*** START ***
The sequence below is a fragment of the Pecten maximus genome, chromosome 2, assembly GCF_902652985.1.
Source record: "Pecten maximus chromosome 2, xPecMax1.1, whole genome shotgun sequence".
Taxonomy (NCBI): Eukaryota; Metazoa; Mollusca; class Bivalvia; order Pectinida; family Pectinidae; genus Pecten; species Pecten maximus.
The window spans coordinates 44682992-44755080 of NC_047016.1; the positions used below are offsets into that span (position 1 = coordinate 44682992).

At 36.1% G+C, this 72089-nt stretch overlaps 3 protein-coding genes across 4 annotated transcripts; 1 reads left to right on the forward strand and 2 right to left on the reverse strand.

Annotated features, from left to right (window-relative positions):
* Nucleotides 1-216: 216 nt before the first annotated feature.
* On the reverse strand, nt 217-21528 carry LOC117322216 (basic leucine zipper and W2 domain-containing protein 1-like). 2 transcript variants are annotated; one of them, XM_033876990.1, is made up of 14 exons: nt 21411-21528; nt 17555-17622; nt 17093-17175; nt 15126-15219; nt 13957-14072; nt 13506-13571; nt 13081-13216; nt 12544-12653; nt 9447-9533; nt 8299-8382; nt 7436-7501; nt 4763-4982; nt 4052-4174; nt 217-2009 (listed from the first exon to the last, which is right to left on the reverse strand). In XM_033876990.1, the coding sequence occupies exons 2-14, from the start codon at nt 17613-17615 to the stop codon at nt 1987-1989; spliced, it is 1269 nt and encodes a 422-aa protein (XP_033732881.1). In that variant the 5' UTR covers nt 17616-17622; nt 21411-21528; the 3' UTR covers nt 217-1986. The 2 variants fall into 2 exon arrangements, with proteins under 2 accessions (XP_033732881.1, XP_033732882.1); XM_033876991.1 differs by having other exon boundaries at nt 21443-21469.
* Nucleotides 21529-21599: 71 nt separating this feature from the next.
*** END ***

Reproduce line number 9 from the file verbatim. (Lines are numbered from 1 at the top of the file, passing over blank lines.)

* Nucleotides 21529-21599: 71 nt separating this feature from the next.